Powerhouse Company has completed a new circular, and carbon neutral, timber architecture: the Tilburg University Lecture Hall, the Netherlands’ first mass timber university building.
The new energy-neutral building for Tilburg University Lecture Hall sits on a small footprint of 33 x 33 meters, and contains 14 lecture rooms, selfstudy areas and a foyer. Set within a wooded landscape, the lecture hall’s timeless form echoes the existing Modernist structures on the campus.
‘Together with our client, we upped our ambition during the design process resulting in a carbon neutral, completely circular, and BREEAM Outstanding design.’ says Janneke van der Velden, Associate Architect at Powerhouse Company
With its predominantly cross-laminated timber structure, the lecture hall is a fully circular pioneer in academic architecture.
Tackling significant design challenges, the wooden rib floors span a groundbreaking 9 meters, while meeting the complex demands required by an educational building.
The dry construction system employs 4.6 kilometers of timber beams that are demountable for future reuse. Additionally, hanging the limestone façade panels, rather than gluing them, allows the stone to be recycled too.
The new lecture hall’s design is inspired by the first structure on the campus: Jos. Bedaux’s 1962 Cobbenhagen building, now a listed monument. Bedaux reflected the university’s Catholic roots with a design that gives a Modernist twist to monastic architecture.
Powerhouse Company’s design adapts Bedaux’s monumental simplicity with a limestone facade, rhythmic window placement and a close relationship between the interior spaces and the surrounding nature.
The result is a building that, with its mellow stone facade and rootedness in the woodland setting, appears as though it has always been there.
‘The lecture hall is a timeless and sustainable addition to the campus architecture of Tilburg University. It breathes the atmosphere of the library and the monastery, in line with the original Modernist buildings.’ says Stefan Prins, Partner Architect at Powerhouse Company
Inside, as with the Cobbenhagen building, the fixtures and furniture are intrinsic parts of the design. A natural palette is used throughout – wood, stone, and plaster – from the lofty sculptural space of the lecture hall, to intimate window niches.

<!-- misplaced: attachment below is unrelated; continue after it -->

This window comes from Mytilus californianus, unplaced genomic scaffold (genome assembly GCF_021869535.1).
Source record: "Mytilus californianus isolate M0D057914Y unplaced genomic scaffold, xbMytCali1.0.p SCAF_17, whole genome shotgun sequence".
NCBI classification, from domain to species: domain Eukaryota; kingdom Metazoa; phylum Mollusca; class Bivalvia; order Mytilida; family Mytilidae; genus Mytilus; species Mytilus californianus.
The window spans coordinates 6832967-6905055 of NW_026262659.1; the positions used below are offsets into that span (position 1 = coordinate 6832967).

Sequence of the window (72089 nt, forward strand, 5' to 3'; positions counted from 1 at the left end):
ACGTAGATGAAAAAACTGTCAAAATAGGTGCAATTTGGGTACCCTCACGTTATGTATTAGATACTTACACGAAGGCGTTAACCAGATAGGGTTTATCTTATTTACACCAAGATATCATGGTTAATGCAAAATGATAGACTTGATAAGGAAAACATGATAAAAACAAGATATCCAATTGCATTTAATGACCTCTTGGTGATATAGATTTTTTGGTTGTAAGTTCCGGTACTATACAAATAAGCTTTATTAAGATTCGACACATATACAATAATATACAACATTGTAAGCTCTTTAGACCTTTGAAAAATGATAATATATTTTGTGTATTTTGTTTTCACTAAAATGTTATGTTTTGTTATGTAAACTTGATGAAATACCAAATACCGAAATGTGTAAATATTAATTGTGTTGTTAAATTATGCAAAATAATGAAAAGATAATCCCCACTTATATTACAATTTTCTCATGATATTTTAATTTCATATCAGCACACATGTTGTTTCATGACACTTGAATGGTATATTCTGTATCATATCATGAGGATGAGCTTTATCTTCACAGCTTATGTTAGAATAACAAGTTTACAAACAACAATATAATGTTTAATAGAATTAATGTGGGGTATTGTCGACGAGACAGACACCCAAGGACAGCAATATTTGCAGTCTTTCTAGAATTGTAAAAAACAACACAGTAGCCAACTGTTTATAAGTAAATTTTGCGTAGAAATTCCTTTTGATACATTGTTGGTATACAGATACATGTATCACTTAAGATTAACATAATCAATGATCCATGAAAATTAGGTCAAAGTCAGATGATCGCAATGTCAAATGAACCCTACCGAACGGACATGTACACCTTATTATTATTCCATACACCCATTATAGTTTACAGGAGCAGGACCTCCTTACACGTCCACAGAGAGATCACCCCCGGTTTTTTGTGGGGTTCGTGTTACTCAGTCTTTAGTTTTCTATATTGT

Besides the exposed structural mass timber, simple wooden tables, benches, and cruciform reading lamps exude a sense of serenity and calm. Expansive windows allow natural light to flood the space while playfully capturing a range of views, some unexpected – the sky, a single tree, or people walking to the campus.
Powerhouse Company looked at the various characteristics of the site surrounding our building – forest, parkland, accommodation, and the main route to the train station serving the campus – and designed four facades responding to these different features.
All four sides of the timber architecture connect via footpaths, views and sightlines to different parts of the site: Each side has different detailing and window distribution reflecting its orientation.
The Netherlands’ first mass timber university will be an addition to Powerhouse Company’s growing educational portfolio, including its pavilion for Erasmus University Rotterdam (with De Zwarte Hond) and its Jakoba Mulderhuis in Amsterdam (with Marc Koehler Architects and Architecten Cie), the new gateway to the Amsterdam University of Applied Sciences campus, currently under construction.
Timber can replace other construction materials in many structures while providing the same functionality.
This increase in wood use can be attributed to a variety of reasons: wood can be transported and handled more easily than most competing materials; wooden buildings are easier to work with; wooden buildings perform well during earthquakes; wood is cheaper than other materials; wood reduces carbon footprints; wood buildings are more energy-efficient. Timber offers plenty of advantages!
Find out which are all the benefits of building with timber and some other best practices in using timber.
Image courtesy: Powerhouse Company